Tuesday, 24 January 2017

Housing, People & Regionalism in the UK

by Brian Bamford  
AT the Green Gathering in the Methodist Hall Oldham Street in Manchester, last Saturday, Dr. Roz Fox from Manchester Metropolitan University (MMU), a qualitative analyst, said: 
'The city of Manchester is the fastest growing city outside of London, and there have been interim talks about the city needing 200,000 homes by 2030.'  The academic  argued that 'housing is not just about bricks and mortar, but more importantly 'about people; the local labour market; land availability and social facilities.'   
This all has now to be accomplished in an era of public service cuts and an increasingly ageing population.  
This has to happen at a time when devolution is becoming fashionable.  According to Dr. Fox, the challenges now are what type of properties are required, and most important how do with involve people in the decision-making.   
Meanwhile, last Tuesday, in Haringey civic centre councillors were heckled while debating plans to rip communities apart, and hand control to a private entity.  Aditya Chakrabortty wrote about the Haringey case on Friday 20th, January 2017:  'At its heart is a programme that is among the most audacious I've ever seen.  Haringey wants to privatise huge swaths of public property: family homes, school buildings, its biggest library.  All of it will be stuck in a private fund worth £2bn.'  The fear is that areas of north Manchester between Bury, Rochdale and Oldham something rather similar is in danger of happening as armies of protesters gather to protect what they perceive as the threat to the Green Belt. 
In an article about anti-social behavior in the North East, Neil Tweedie in the Mail on Saturday last November, claimed that 'Grimsby is a long way from the oak-paneled conference rooms of the government departments in Whitehall...' but that 'Cameron's project to "cure" Broken Britain (started in 2011) ' had cost '£450m' and it had 'achieved nothing-apart from exposing Whitehall incompetence, deceitful councils, the vanity of politicians... and how they squander YOUR money'.

Regions of the UK

In England, the culture of centralism dominates in a strange way of a kind of surburban relationship and attachment to London.  In 1905, the novelist Henry James declared:  'All England is in suburban relation (to London).'  
Since the beginning of the 20th Century the south and particularly London have come to dominate the English economy and culture.  The historian, Tristram Hunt, in concluding his book 'Building Jerusalem' (2004) wrote:  'The corporate and financial stampede southward was quickly followed by the political parties, the media (including the Manchester Guardian), the professional establishment (from lawyers to doctors to accountants to architects), the cultural elite, even the representatives of organised labour.' 
Centralisation is the problem confronting this country.  One or two comments last week, on this NV Blog suggested that DevoManc, as it is now being presented, is a top-down phenomena.  
The regions and localities of the England, unlike Scotland, lack the self-confidence and imagination required to promote a bold self-identity that could compare with provinces in France or the regionalism on the Spanish peninsular.  Notions of federalism seem alien in the English regions.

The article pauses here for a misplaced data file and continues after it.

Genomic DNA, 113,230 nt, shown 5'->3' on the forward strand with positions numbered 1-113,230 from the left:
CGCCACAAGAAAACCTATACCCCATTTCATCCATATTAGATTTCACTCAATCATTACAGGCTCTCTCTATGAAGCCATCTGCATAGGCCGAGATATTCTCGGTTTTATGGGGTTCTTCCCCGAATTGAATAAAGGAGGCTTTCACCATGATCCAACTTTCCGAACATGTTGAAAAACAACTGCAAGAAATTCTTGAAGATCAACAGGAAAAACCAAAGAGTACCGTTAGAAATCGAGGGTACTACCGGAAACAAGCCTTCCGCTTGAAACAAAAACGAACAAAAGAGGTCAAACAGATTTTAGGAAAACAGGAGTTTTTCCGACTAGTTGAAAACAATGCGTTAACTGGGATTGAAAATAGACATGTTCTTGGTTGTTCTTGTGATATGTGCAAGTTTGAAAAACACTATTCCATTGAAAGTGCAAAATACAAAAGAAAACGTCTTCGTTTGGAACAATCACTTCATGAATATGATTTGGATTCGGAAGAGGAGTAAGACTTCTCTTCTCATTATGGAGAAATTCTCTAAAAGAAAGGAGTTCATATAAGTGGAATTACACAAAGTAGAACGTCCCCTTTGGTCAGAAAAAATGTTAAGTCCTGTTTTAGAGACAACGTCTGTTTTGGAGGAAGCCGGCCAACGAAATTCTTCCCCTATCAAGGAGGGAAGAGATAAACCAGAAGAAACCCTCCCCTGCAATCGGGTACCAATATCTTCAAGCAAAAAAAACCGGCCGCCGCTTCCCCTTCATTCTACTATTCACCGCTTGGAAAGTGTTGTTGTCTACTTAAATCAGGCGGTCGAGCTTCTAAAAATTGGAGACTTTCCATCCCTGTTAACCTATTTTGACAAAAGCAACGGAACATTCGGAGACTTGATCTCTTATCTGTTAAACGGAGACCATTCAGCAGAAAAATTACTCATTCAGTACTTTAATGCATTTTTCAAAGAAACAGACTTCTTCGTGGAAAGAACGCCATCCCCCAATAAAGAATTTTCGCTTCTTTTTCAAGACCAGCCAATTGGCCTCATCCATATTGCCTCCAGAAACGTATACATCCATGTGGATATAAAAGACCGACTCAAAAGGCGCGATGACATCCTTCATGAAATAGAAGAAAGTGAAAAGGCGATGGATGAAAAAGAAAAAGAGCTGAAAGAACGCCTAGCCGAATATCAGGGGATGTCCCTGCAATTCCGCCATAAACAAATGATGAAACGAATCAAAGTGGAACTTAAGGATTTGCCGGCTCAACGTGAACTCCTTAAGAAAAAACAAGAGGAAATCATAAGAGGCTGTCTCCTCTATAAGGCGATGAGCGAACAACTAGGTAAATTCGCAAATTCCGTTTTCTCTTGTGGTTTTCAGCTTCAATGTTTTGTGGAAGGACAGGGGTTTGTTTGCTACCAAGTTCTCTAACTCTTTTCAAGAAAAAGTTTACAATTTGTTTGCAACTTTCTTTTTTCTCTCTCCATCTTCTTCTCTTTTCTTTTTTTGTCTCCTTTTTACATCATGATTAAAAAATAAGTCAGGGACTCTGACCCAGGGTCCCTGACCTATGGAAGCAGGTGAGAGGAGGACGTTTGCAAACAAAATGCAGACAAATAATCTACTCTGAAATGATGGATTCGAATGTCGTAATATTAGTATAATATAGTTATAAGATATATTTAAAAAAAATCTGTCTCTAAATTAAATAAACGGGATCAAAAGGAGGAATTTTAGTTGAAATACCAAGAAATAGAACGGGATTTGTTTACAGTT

I think that in Northern Voices' we have identified a broad North-South dichotomy, but the various particular regions lack confidence and up to now have had a provincial insecurity in relation to the metropolis that is London. 
This has not always been the case, Tristram Hunt again in 'Building Jerusalem' wrote:  'In the Victorian era, that metropolitan imperialism appeared out-dated as the great northern civilisations established themselves as core components of the cultural firmament.' 
Neither the Green Gathering last Saturday nor the Andy Burnham Manifesto Meeting last Thursday tackled this problem of building an awareness of regional identity, although in the workshops of the Burnham meeting it was asked 'How do we change mind-sets?'.

The Future of Federalism in the UK?

In France the French Revolution finished off the work of Louis XIV and gave France a powerful highly centralised state.  In Spain the Liberal Revolution imitated this development.  Then in both countries came a reaction to this centralisation with movements for greater local and municipal liberty. 
In France this reaction was best expressed by Pierre Joseph Proudhon, who put forward those ideas which, he believed, the French Revolution had come into existence to fulfil, but which had been diverted by the ruthless political action of the Jacobins. 
In Spain, with its intense provincial feelings and local patriotisms, one would have expected the movement towards decentralisation to be even greater,but because of the consequences for Spain after the Napoleonic Wars and the fact that Carlism drew into its ranks many of the forces of resistance to Liberal centralism, these feelings didn't for some time make their appearance among the parties of the Left.  Only as an result of the work of Pi y Margall, a Catalan, who knew and understood the social and political ideas of Proudhon, did he grasp that these ideas best suited the aspirations of his countrymen.  It was through the efforts of Pi y Margall that the Federal movement in Spain grew in the 1860s.  
Unlike France and Spain, no such popular radical movement to express the local and regional spirit in a federalist manner has yet developed in England.  This may be because as an island we have been isolated from the continental currents which are still prevalent in Europe.  It may be because anarchism and organised regionalism, have been half-baked traditions.  Marxism, even though the Communist Party itself has never caught on in Britain, has had a wider influence in the universities than anarchism or federalism.

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